The AfD will now be Germany’s third largest parliamentary party and their performance will complicate Merkel’s decisions about who to form a coalition with to govern the country. Speaking to party members in Berlin, Social Democrat leader Martin Schulz ruled out forming a coalition with Merkel.

“Today puts an end to our cooperation with the CDU,” he said to cheers. In recent days Merkel had indicated she favored shaping a different coalition, if for no other reason than to avoid the AfD becoming the official opposition in the Bundestag.

Being designated the official opposition would give the AfD parliamentary privileges Germany’s other parties would prefer to deny it. Merkel will now start negotiations with the revived pro-market Free Democrats, who failed to secure any Bundestag seats in 2013 but made a comeback in Sunday’s election, and the Greens in an arrangement being nicknamed the "Jamaica Coalition" because of the parties’ colors reflecting the national flag of the Caribbean island.

But negotiations are likely to be tricky and could be drawn out for weeks, if not months. Both parties have recently formed coalitions with the CDU in two regional governments, but the Free Democrats do not see eye to eye with the Greens on national issues, particularly immigration policy and on the European Union.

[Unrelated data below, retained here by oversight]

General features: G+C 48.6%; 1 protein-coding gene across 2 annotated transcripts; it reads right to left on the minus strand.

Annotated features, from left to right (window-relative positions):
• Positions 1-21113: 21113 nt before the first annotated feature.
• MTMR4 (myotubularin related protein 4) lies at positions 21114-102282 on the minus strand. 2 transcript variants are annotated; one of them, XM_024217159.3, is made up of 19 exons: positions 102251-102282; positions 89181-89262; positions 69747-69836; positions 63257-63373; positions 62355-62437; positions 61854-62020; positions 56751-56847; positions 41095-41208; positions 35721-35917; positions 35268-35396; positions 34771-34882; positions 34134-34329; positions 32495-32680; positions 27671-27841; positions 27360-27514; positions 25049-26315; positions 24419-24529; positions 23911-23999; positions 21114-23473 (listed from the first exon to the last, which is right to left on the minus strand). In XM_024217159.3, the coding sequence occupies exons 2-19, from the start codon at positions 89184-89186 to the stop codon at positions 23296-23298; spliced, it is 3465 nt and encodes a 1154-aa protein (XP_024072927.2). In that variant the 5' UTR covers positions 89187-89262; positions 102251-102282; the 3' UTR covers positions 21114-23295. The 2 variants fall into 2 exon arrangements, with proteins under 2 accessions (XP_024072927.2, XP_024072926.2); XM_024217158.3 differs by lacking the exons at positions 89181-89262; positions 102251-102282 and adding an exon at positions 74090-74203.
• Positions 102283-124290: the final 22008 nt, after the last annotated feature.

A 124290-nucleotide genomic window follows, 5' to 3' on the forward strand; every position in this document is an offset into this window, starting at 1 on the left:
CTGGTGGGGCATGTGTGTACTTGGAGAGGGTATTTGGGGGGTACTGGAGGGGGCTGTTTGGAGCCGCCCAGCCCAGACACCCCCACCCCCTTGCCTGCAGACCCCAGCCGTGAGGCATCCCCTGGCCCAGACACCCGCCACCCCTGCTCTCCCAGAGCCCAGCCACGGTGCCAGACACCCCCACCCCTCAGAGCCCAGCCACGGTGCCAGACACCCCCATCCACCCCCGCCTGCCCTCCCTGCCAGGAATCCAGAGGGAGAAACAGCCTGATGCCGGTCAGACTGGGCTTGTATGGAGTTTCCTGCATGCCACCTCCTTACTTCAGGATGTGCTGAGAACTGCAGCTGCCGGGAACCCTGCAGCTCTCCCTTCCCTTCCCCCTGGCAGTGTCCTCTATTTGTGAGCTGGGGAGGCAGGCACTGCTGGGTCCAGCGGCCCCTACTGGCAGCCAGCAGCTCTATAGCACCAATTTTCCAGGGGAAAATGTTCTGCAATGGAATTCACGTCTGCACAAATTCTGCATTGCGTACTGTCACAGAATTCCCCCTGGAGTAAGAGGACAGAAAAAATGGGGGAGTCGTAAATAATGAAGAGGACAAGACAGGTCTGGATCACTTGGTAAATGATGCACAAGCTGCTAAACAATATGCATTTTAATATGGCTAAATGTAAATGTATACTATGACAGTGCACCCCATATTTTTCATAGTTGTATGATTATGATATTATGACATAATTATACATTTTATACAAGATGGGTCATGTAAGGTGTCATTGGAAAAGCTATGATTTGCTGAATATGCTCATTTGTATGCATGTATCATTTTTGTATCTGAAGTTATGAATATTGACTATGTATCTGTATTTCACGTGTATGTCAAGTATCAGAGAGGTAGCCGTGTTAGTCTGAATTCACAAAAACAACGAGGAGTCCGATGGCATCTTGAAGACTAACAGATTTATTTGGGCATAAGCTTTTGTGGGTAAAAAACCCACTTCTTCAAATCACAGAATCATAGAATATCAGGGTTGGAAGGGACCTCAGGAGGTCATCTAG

The Free Democrats are opposed to greater EU political integration and centralization, something Merkel has endorsed and so, too, the Greens. Michael Fuchs, an adviser to Angela Merkel, said Sunday night that the CDU wasn’t in the mood for partying.

“Losing a significant share of the vote, eight percent, is not a reason for holding a party.” On the AfD’s performance he said: “this is not at all what we wanted. But to say everyone in the AfD is a Nazi is not correct, some are conservatives, and we could see the party split.” He still held the possibility of Merkel forming a coalition government with the Social Democrats, saying that to form one with the Free Democrats and the Greens will be very difficult.